The Beginning of the End for Hezbollah
The Middle East taught me pessimism. Much of the region goes in circles instead of progressing, and I’ve seen one country after another circle the drain.
Optimism is very American. It’s not exclusively American, and of course we have our own setbacks and failures, but things have generally trended toward the better in American life since the nation was founded.
The Middle East, though, teaches another way of looking at history’s trajectory. My own naïve optimism was dashed on the rocks in Lebanon and Iraq and hasn’t recovered. I never even bothered with optimism in Egypt. There’s nothing there to be optimistic about.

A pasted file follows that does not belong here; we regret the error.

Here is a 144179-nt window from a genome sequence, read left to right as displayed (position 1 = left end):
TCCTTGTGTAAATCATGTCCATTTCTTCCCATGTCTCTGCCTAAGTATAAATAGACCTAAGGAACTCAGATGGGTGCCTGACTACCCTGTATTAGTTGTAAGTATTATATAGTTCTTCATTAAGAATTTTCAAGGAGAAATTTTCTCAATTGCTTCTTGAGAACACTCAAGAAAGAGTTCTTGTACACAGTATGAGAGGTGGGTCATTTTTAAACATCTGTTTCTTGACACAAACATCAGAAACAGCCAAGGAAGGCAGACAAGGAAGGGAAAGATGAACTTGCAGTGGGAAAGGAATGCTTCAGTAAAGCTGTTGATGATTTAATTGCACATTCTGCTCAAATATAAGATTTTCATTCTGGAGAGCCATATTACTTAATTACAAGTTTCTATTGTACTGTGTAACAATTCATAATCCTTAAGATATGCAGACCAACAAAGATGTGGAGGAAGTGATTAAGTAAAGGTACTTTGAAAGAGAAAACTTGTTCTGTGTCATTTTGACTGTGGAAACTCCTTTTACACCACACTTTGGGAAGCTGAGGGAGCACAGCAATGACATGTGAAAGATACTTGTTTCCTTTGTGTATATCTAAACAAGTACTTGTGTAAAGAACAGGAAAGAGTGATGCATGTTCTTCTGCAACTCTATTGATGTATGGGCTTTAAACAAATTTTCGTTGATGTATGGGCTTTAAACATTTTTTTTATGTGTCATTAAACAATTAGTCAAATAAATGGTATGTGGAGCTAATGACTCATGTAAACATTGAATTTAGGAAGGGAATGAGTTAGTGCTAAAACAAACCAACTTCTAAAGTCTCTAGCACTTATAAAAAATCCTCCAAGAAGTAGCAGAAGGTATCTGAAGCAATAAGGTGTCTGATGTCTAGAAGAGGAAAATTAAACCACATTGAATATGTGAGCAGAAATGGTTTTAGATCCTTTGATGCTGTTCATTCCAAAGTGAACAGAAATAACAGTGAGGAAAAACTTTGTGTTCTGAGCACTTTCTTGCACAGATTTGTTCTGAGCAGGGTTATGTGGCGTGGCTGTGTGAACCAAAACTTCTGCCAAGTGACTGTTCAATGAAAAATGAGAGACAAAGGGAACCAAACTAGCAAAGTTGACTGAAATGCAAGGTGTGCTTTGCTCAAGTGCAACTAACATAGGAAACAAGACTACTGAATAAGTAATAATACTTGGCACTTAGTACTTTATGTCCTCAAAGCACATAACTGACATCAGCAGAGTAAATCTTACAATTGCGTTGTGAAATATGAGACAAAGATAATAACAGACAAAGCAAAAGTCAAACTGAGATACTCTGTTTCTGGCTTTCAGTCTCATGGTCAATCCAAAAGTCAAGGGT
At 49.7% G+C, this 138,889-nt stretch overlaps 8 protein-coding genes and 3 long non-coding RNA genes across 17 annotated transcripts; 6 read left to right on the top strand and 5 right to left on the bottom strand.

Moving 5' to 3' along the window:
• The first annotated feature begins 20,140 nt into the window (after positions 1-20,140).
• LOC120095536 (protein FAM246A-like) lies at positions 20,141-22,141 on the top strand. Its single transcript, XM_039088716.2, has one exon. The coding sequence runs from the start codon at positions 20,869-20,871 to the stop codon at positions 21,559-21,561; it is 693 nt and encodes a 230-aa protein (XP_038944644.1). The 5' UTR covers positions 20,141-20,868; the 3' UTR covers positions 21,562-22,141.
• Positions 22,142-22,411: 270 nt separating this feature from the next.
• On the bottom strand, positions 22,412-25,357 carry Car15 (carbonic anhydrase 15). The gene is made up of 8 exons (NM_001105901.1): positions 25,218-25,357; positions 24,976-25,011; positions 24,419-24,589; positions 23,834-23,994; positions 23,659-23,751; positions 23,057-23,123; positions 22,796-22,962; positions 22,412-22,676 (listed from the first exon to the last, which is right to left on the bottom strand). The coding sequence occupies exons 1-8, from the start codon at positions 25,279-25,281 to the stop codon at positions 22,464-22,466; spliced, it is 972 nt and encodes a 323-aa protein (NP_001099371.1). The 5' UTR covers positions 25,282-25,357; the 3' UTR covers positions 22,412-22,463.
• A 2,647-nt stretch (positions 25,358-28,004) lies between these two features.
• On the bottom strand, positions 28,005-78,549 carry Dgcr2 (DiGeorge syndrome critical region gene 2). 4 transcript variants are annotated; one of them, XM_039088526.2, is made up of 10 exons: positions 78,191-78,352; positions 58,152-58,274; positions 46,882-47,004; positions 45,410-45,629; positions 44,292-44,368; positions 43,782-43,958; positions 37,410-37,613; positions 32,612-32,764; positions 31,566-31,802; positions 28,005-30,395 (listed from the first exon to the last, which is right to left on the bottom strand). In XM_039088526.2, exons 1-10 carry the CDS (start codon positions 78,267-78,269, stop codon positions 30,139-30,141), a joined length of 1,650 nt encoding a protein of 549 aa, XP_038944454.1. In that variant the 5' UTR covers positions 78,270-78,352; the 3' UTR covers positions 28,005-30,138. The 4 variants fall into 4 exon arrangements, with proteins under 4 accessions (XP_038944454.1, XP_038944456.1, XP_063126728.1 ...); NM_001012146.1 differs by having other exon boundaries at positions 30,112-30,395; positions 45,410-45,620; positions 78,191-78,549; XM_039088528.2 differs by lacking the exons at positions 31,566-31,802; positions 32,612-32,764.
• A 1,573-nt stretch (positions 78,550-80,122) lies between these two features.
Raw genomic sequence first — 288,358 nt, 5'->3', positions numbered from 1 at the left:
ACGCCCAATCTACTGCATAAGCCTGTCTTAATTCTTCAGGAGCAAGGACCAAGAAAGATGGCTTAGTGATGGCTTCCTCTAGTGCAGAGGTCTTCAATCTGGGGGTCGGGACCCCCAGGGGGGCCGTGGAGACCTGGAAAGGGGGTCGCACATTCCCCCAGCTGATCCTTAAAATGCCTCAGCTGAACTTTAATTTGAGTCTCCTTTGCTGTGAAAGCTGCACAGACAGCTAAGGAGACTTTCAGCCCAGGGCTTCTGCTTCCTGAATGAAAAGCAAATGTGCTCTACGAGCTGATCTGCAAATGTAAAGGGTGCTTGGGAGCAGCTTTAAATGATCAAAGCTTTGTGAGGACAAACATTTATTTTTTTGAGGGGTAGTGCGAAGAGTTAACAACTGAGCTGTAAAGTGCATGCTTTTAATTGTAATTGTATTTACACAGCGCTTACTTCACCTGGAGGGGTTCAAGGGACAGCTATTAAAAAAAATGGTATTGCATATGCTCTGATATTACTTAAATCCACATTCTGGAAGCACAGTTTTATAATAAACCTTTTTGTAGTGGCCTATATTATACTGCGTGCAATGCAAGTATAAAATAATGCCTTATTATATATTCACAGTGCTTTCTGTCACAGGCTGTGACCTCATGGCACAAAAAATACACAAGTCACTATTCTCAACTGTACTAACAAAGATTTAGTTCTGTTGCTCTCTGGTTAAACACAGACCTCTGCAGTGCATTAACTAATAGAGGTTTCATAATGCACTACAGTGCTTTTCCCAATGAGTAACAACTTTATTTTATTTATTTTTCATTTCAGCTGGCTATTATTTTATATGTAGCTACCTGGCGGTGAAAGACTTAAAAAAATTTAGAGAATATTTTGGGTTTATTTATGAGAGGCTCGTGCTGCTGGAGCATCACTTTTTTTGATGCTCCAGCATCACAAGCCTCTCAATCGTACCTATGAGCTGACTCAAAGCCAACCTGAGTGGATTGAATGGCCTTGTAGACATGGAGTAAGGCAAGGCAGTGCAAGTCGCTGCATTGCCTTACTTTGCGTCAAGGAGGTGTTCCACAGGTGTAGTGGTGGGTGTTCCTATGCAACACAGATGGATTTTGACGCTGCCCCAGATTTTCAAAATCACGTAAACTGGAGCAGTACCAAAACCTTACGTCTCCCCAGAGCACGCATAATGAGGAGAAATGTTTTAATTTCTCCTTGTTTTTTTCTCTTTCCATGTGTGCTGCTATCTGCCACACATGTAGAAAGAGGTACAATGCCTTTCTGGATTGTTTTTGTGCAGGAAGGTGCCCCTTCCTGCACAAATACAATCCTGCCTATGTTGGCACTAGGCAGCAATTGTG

And I rarely meet anybody who actually lives over there who isn’t a pessimist. Expecting the best while everyone around you is expecting the worst is a difficult thing to pull off. It probably isn’t advisable even to try.
But I’m finding a bit of homegrown optimism in some quarters of Lebanon now, despite the fact that the economy is on its back and the Syrian war threatens to blow the country to pieces again, and I’d be remiss if I didn’t report it. The place has a serious case of the jitters and everyone knows this summer will be the third bad one in a row, but the medium and long term might be a little bit better, at least for some.
Though not for Hezbollah. No, the medium and long term for Hezbollah looks bleaker than ever.